View details for DOI 10.1093/dote/doz094
View details for PubMedID 31909786
Development of a Preliminary Question Prompt List as a Communication Tool for Adults With Gastroesophageal Reflux Disease: A Modified Delphi Study.
Journal of clinical gastroenterology
Question prompt lists (QPLs) are structured sets of disease-specific questions intended for patient use, encouraging patients to ask questions to facilitate their consultation with their physician.The aim of this study was to develop a QPL specific to adults with gastroesophageal reflux disease (GERD), created by esophageal experts.The QPL content (78 questions) was derived through a modified Delphi method consisting of 2 rounds. In round 1, 18 esophageal experts provided 5 answers to the prompt "What you wish your patients would ask" and "What questions do patients often not ask, that I wish they would ask?" In round 2, the experts rated each question on a 5-point Likert scale, and responses rated as "essential" or "important," determined by an a priori threshold of ≥4.0, were accepted for the QPL.Twelve esophageal experts participated. Of 143 questions from round 1, 110 (76.9%) were accepted for inclusion in the QPL, meeting a median value of ≥4.0, and, subsequently, it reduced to 78, minimizing redundancy. Median values ranged between 4.0 and 5.0, with the highest agreement median (5.0) for questions asking dosing and timing of proton pump inhibitor therapy, and surveillance in Barrett's. Questions were categorized into the following categories: "What does this illness mean," "lifestyle modifications," "general treatment," "treatment with proton pump inhibitors," "What I should expect for my future," and "Barrett's." The largest number of questions covered lifestyle modifications (21.8%), with the highest agreement median (5.0) for "How helpful are lifestyle modifications in GERD?"A preliminary GERD-specific QPL, the first of its kind, was developed by esophageal experts. Modification after more patient consultation and feedback is planned in subsequent versions to create a GERD-QPL for eventual use in clinical gastroenterology.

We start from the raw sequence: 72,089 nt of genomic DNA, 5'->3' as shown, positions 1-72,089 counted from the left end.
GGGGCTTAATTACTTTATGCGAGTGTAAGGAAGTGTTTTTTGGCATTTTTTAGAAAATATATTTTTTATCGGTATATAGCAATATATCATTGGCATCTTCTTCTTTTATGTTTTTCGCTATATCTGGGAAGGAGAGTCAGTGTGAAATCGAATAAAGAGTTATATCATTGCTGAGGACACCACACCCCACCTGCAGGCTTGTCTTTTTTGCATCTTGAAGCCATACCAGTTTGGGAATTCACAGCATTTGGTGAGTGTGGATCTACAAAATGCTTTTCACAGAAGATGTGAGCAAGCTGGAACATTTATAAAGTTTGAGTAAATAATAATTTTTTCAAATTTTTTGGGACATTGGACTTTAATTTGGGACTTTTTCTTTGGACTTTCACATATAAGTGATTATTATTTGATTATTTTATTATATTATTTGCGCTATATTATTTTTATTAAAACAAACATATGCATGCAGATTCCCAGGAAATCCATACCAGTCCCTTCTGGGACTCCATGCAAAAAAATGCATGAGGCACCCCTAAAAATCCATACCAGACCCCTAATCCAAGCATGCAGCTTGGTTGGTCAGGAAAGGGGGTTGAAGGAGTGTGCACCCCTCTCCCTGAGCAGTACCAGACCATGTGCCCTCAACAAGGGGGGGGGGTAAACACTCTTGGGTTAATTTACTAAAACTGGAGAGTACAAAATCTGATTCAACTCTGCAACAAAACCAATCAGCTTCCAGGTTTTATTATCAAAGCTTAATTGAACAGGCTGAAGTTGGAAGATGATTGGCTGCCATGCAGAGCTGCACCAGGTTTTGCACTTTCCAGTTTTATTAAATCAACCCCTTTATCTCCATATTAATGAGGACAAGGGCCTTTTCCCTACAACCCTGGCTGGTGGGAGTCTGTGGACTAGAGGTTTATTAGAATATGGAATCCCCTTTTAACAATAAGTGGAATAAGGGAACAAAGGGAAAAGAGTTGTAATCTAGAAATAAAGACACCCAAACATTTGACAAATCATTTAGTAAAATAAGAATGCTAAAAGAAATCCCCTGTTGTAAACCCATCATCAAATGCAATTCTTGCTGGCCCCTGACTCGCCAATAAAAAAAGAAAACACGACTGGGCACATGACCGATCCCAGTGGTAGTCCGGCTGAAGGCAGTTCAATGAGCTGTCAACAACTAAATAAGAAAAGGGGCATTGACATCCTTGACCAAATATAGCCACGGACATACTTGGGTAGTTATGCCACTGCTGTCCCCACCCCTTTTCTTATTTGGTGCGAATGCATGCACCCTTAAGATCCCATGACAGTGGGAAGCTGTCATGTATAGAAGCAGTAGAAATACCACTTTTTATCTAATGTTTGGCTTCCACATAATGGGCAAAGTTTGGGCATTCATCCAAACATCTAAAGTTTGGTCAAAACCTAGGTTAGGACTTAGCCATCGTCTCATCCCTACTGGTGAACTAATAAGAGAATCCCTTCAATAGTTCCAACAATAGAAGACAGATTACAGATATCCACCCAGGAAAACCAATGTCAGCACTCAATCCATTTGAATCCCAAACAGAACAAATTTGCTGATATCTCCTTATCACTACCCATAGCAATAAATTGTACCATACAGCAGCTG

View details for DOI 10.1097/MCG.0000000000001300
View details for PubMedID 31985713
- Gastric per-oral endoscopic myotomy: Current status and future directions WORLD JOURNAL OF GASTROENTEROLOGY 2019; 25 (21): 2581–90
PER-ORAL ENDOSCOPIC MYOTOMY HAS SIMILAR EFFICACY COMPARED TO LAPAROSCOPIC HELLER MYOTOMY AFTER 4 YEARS: A SINGLE CENTER EXPERIENCE
MOSBY-ELSEVIER. 2019: AB201–AB202
View details for Web of Science ID 000470094901010
- Under Pressure: Do Volume-Based Measurements Define Rectal Hyposensitivity in Clinical Practice? DIGESTIVE DISEASES AND SCIENCES 2019; 64 (5): 1062–63
Under Pressure: Do Volume-Based Measurements Define Rectal Hyposensitivity in Clinical Practice?
Digestive diseases and sciences
View details for PubMedID 30963367
- High Prevalence of Slow Transit Constipation in Patients With Gastroparesis JOURNAL OF NEUROGASTROENTEROLOGY AND MOTILITY 2019; 25 (2): 267–75
High Prevalence of Slow Transit Constipation in Patients With Gastroparesis.
Journal of neurogastroenterology and motility